Twilio (NYSE: TWLO) stock has given shareholders an incredible ride, returning over 750% in the last three years. Its communication platform for generating text, voice, video, and email via software is now used by over 190,000 customers in 180 countries.
It may not be a household name, but you’ve probably experienced Twilio’s capabilities. If you’ve received a computer-generated text message saying your prescription is ready or an automated phone call reminder that your medical appointment is upcoming, these messages were likely created by its platform’s tools.
Recently the company has reached a key milestone that allows it to more fully serve the needs of the healthcare industry, and it’s driving fast to capture new business. Let’s check out what the company is up to on the healthcare front and what it means for investors.
It’s become HIPAA complaint
After 18 months of development efforts, Twilio achieved HIPAA compliance on a set of its tools in February. HIPAA is short for the Health Insurance Portability and Accountability Act, passed in 1996, that protects personal healthcare information (PHI) and provides a standard for PHI transmitted or stored in electronic form. This milestone enables Twilio’s network to handle PHI under a business associate agreement (BAA), which will allow healthcare entities to use its products and network for many new use cases.
This is not just a localized capability, but crosses a broad base of its products, including voice, text, video, and call center building blocks. This is a valuable service for healthcare entities, and a number of new customers have already jumped on board.
It’s winning new customers
As the coronavirus started to spread, many healthcare providers looked to telehealth technology to perform non-critical or even COVID-19-related visits. The demand for these services skyrocketed in a short period of time, and Twilio’s easy-to-implement and cloud-scalable tools were ready.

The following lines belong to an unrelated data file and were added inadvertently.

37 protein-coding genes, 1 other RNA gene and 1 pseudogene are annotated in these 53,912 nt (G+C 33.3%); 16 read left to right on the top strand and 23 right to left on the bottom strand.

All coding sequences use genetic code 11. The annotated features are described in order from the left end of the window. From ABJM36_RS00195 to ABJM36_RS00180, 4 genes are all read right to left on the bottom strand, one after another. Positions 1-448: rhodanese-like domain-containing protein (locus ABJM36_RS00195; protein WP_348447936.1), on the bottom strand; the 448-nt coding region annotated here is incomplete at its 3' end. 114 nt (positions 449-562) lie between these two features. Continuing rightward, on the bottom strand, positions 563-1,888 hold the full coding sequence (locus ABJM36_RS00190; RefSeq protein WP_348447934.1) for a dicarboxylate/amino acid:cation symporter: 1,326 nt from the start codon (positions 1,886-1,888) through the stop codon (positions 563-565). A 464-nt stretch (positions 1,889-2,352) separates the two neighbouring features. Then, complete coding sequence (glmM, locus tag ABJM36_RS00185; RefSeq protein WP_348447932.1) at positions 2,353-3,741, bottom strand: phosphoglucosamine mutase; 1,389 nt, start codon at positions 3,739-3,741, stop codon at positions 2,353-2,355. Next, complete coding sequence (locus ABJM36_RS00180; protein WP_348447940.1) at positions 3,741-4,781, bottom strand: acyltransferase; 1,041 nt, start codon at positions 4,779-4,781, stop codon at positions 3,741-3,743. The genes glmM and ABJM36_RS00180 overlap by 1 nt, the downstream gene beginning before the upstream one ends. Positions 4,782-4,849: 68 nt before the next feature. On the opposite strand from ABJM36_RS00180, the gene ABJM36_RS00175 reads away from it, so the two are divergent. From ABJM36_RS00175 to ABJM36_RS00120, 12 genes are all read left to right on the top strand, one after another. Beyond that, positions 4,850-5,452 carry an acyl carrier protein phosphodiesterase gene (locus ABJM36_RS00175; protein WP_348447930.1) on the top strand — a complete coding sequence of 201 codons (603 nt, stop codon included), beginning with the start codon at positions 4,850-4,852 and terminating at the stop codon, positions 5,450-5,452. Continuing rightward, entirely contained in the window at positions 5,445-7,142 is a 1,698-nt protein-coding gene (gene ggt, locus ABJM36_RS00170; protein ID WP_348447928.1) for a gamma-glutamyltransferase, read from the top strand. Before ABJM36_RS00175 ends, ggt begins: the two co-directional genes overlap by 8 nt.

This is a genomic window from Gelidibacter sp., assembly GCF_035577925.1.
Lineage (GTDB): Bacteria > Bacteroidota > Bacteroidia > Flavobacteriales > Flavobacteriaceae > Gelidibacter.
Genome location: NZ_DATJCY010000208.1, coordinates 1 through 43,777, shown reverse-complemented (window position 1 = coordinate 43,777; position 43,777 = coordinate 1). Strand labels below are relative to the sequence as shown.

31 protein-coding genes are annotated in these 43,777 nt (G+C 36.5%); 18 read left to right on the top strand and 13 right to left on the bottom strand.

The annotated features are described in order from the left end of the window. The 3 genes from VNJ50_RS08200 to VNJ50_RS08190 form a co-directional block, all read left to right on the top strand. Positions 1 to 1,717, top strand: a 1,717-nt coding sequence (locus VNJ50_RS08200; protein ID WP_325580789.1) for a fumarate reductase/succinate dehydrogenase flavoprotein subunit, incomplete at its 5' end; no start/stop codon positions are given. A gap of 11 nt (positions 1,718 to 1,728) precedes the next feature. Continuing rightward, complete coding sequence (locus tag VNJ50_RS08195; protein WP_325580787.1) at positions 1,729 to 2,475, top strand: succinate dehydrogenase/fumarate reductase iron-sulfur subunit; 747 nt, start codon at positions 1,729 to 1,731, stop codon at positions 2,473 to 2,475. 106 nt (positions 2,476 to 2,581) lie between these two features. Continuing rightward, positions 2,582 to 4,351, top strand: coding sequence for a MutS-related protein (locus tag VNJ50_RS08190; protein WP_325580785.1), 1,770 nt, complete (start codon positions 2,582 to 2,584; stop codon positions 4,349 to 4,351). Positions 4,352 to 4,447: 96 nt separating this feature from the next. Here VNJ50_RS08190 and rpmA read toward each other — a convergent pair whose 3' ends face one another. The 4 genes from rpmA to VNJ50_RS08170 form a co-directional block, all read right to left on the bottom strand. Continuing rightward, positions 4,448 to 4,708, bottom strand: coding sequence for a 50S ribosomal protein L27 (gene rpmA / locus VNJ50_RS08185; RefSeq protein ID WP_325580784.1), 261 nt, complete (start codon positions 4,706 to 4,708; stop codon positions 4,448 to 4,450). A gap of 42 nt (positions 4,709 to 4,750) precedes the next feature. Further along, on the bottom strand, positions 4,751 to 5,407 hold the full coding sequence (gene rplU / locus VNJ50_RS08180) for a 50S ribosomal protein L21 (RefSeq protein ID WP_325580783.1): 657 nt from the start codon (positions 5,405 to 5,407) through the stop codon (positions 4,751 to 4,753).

In the past few months, three large healthcare software platforms added Twilio’s video capabilities to enhance their services. Epic, one of the largest healthcare record companies, implemented video to interact with patients, and allow virtual updates of clinical records. ZocDoc’s medical appointment service was enhanced to allow the scheduled appointment to happen virtually over video chat. Doximity added video capability to its dialer service for its 100,000 physician customers to allow them to see the patient when calling.
Healthcare customers are using Twilio to power virtual doctor visits. Image source: Getty Images.
But it’s not just video services that healthcare-related customers are using. New York City contracted with the company to help get their coronavirus contact tracing capabilities in place. The solution includes contact center software, voice communications, and text messaging capabilities. CipherHealth added COVID-19 interactive voice and text screening questions for its patients. Over 500 hospitals and healthcare systems using CipherHealth’s platform have been issuing more than 430,000 outbound screenings per week.
This budding opportunity caused the company to add a key executive to its ranks.
It’s hired an experienced executive
In February, the company hired Susan Lucas Collins as its global head of healthcare services. Collins has been in healthcare-related roles her entire 33-year career and spent five years at Salesforce leading healthcare marketing efforts.
Andrew Zilli, vice president of investor relations, spoke about this role in a recent interview:
And so bringing somebody like Susan in who knows the healthcare world really, really well can really meaningfully up-level our ability to play a significant role there. And so it’s kind of the first time that we’ve hired somebody in a role like that to really own a vertical, but I think it shows the importance of healthcare and what we think we can do with that.
Collins contributed to the recent customer wins and will be a great resource for the company to enhance its presence in this important industry.
What it all means for investors
Healthcare isn’t a material part of Twilio’s business yet, so these deals aren’t going to cause the stock to move. But there have been some promising trends with this customer set. Since February, it’s seen a doubling of healthcare customers’ usage and a more than doubling of the number of healthcare customers utilizing the video services. Since its revenue is primarily usage-based, this is an encouraging development for investors. But the really exciting part is how these tools play a key role in helping this industry meet the challenge of reducing costs while also improving outcomes and increasing patient satisfaction. This capability could make the recent trend the start of something much bigger.
It may be a while until these new HIPAA-compliant capabilities make a meaningful difference in the company’s topline, but shareholders should be comforted that this innovative tech company is continuing to expand its market opportunity.
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